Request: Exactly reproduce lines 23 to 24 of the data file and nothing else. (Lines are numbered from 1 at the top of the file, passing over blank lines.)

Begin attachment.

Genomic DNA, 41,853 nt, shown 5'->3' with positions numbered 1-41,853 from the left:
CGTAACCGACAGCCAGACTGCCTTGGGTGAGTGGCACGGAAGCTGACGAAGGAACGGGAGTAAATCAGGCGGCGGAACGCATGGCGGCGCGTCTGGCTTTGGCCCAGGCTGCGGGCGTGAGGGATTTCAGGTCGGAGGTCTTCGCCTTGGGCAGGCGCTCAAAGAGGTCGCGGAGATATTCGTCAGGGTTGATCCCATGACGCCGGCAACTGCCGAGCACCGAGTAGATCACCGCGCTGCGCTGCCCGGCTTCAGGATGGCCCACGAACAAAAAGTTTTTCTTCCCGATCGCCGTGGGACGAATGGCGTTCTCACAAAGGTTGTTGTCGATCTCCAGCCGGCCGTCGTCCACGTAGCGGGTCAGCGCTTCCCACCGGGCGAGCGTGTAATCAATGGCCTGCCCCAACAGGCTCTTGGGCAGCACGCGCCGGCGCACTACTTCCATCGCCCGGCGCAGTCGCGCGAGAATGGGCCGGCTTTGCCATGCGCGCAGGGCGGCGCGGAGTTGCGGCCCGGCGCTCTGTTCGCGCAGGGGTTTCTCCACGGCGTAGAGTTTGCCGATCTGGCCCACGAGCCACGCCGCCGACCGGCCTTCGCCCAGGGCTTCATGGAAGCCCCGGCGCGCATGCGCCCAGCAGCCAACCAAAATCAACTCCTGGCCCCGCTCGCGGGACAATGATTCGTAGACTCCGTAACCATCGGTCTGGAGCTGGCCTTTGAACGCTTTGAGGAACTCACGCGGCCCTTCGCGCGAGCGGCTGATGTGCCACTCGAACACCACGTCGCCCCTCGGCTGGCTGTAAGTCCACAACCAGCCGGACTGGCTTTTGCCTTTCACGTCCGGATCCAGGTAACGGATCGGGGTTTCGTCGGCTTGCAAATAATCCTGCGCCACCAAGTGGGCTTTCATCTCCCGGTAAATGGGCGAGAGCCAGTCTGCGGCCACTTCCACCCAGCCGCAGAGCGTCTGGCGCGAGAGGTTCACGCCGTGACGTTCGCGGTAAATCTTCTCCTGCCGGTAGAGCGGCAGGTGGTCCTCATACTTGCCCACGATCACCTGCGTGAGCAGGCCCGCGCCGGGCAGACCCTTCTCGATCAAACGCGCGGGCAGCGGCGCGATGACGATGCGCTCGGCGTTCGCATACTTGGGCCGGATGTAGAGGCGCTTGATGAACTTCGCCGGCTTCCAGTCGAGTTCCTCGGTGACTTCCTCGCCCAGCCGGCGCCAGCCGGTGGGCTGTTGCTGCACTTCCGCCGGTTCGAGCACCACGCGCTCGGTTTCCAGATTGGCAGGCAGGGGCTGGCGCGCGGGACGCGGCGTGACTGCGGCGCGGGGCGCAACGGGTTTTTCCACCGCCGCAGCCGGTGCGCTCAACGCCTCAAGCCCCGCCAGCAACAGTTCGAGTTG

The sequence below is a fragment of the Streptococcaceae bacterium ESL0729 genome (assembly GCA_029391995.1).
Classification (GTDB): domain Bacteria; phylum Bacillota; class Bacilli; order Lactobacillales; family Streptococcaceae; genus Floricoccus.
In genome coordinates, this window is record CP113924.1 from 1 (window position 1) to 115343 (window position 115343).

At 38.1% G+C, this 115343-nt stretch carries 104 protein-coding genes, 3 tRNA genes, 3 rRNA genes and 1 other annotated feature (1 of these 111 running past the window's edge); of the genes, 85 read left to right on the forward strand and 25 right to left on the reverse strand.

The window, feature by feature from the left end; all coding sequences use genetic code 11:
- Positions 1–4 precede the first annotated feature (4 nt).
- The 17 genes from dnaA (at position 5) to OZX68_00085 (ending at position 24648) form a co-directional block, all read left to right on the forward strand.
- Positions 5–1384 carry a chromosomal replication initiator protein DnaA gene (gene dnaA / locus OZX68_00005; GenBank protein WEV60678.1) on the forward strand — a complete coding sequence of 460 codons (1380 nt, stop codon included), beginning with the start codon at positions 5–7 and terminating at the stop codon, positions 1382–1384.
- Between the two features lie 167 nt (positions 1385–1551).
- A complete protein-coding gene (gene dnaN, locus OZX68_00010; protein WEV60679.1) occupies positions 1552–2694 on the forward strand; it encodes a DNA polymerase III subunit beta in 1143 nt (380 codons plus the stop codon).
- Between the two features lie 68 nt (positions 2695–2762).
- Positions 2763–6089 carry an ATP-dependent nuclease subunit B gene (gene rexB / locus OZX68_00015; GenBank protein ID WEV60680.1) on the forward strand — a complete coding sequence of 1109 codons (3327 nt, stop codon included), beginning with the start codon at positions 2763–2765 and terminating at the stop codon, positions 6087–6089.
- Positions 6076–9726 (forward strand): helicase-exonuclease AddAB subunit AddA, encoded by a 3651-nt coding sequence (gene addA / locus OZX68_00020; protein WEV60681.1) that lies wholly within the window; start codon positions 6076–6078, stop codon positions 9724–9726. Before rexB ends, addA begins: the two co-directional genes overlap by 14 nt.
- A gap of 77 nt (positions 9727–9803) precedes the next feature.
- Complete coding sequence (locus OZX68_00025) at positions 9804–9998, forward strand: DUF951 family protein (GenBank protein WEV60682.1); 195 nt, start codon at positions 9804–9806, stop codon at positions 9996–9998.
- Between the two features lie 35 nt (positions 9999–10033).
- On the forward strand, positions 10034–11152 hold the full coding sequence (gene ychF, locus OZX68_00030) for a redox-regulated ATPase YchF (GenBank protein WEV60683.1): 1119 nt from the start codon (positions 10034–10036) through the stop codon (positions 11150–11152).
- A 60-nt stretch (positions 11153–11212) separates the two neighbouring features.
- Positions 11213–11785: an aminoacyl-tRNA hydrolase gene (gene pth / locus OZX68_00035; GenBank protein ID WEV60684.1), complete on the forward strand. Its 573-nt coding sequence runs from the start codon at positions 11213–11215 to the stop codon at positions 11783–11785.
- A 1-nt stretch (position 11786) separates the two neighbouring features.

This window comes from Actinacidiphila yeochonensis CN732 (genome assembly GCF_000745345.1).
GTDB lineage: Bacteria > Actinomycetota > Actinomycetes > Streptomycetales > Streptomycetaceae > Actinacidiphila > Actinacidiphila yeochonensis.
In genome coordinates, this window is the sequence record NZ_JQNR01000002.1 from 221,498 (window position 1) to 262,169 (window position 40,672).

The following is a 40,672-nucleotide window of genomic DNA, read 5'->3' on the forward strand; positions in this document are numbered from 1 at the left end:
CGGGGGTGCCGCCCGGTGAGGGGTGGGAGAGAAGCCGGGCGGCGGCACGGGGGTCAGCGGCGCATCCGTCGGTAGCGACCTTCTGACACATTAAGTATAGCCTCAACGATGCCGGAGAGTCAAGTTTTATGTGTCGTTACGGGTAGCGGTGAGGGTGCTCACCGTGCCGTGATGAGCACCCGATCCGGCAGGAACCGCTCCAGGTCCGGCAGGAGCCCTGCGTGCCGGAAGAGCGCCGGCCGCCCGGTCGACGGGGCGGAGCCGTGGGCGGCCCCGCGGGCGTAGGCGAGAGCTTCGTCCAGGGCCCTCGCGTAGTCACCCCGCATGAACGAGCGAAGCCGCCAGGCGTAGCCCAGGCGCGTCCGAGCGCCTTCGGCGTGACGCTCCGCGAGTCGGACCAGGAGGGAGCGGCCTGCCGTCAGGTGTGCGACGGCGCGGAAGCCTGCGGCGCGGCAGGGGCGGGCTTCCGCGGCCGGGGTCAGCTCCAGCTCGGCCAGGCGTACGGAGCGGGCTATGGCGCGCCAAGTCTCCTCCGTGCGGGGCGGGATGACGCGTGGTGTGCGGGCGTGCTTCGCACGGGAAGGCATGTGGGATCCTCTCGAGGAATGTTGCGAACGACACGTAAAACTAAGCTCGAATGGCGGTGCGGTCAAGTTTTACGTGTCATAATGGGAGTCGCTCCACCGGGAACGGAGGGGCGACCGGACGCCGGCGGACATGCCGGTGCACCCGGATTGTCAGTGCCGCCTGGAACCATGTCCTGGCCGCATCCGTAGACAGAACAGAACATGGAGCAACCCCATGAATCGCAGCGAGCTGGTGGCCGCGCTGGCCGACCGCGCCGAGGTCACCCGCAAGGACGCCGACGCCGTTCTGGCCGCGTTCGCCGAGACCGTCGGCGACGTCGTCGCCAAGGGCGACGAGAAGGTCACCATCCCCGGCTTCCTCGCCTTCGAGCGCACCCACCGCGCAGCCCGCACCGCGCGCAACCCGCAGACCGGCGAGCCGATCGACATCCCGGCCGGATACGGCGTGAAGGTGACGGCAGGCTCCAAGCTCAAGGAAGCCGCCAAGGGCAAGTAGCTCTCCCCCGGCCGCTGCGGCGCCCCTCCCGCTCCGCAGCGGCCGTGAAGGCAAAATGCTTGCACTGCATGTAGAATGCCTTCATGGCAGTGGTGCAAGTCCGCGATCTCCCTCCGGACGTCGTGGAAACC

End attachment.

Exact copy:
This window comes from Actinacidiphila yeochonensis CN732 (genome assembly GCF_000745345.1).
GTDB lineage: Bacteria > Actinomycetota > Actinomycetes > Streptomycetales > Streptomycetaceae > Actinacidiphila > Actinacidiphila yeochonensis.